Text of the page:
Tips for New Cyclists
The writer Austin Kleon posted recently about buying a bicycle (his first as an adult) and getting obsessed. He’s a total beginner, so he put out a call to his readers asking for tips.
I’ve ridden my fair share of miles on a bicycle (30,000+ by last count), so I decided to weigh in. I pulled from many arenas: daily commuting in the rain in Portland, cross-country bike tours, mountain bike day rides and longer bikepacking trips…but no unicyles.
Here’s my response:
YES TO BIKES! Careful, you’re going to be planning a cross-country tour before you know it.
You can ride a bike without a bunch of fancy gear, but the right equipment makes it a) far safer c) more practical for errands and c) comfortable. As a long-time cycling fan(atic) who has ridden tens of thousands of miles on roads and trails, I’d recommend the following:
- Get a rack and some panniers to haul stuff like groceries and books to the bookstores. Ortlieb makes the best panniers IMO. (I’ve commuted and toured the world with mine for 10,000 miles with zero problems.)
- Get lights that can blow cars off the road. Front and back. 600 lumens front and a cherry bomb rear are perfect. Check out these reviews.
- Get a sweet bell like a Spurcycle. Pedestrians and other cyclists know what to do with bells, but ON YOUR LEFT makes them step left. Always.
- Get padded shorts aka a riding chamois…AND get chamois butter to rub on said bike shorts and nether regions before rides. That stuff is magic for reducing saddle sores, especially for new riders.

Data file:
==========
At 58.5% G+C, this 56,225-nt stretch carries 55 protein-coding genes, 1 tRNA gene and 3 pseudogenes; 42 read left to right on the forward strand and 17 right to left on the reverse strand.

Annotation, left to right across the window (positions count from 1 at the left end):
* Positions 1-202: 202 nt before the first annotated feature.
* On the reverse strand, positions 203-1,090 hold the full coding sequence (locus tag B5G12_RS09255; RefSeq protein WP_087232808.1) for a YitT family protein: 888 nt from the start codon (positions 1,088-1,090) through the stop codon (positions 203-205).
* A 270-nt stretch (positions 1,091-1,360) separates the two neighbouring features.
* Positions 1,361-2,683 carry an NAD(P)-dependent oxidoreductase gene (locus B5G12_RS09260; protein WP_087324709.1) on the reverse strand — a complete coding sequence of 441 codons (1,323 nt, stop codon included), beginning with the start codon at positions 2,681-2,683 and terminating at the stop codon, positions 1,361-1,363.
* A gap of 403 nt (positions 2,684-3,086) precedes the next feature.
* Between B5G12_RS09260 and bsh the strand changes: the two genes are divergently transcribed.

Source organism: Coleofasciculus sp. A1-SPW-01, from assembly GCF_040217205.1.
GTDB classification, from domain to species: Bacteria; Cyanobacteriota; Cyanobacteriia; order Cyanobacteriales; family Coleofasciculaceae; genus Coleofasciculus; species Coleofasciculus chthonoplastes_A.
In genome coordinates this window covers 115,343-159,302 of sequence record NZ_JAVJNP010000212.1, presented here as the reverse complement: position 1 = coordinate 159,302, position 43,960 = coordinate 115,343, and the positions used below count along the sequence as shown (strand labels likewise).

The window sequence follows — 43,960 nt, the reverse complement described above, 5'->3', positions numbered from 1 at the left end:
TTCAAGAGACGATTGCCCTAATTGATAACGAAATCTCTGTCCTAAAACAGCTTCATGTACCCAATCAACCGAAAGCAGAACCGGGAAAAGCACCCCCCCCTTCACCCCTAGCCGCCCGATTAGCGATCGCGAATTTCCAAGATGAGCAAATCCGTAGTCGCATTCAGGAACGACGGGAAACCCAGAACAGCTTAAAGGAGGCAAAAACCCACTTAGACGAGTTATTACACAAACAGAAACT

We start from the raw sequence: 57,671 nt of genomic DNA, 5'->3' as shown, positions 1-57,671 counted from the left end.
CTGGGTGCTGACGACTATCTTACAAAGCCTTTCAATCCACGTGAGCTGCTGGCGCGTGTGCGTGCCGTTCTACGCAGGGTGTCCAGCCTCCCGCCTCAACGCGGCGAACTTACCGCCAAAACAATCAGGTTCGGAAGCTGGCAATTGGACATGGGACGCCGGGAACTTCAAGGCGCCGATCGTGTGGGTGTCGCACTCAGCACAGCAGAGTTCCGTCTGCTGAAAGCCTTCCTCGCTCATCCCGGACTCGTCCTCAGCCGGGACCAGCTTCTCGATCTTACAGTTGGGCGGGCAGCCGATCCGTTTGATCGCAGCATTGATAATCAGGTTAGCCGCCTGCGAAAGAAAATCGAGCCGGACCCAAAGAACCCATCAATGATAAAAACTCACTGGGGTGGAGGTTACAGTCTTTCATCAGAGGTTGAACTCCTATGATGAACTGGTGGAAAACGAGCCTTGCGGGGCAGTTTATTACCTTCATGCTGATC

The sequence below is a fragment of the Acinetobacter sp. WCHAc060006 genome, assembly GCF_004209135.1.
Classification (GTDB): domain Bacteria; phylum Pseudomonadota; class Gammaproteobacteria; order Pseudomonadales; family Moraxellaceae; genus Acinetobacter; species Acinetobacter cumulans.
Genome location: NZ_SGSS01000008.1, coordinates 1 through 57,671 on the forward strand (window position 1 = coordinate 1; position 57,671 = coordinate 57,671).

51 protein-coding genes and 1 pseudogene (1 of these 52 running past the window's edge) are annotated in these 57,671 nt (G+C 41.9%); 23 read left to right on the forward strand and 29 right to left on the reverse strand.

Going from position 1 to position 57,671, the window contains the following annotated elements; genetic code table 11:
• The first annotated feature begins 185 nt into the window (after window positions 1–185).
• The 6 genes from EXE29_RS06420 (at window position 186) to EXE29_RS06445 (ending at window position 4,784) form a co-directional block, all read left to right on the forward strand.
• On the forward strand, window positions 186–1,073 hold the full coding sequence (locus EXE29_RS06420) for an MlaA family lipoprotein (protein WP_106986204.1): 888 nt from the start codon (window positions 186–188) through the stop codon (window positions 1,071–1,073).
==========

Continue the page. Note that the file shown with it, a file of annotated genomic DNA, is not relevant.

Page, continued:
- Study basic bike maintenance. Learn how to change a flat and tune up your shifting as a bare minimum. Lots of bike shops offer them and YouTube is your friend.
- Always have chain lube on hand and use it frequently. Finish Line is excellent.
- Find your city’s best bike routes and stay away from cars as much as possible. Learn those routes so well you don’t need to look at a map.
- If you need a map, a phone coupled with Quadlock’s products are the bomb. Mount your phone on your bike so you can follow Google Maps hands-free.
- If you want to get faster, find experienced cyclists to ride with. Go get your ass kicked trying to hang on their wheel.
- Get a bike rack so you can take your bike anywhere you travel.
- Find and support (if you have the means) your city, region, and state bike advocacy groups. Great sources for maps, routes, bike info, and events, plus they’re likely the groups fighting for bike infrastructure. (Someone added this to my list and I stole their excellent idea!)
There are of course many more ideas, but this will get you rolling!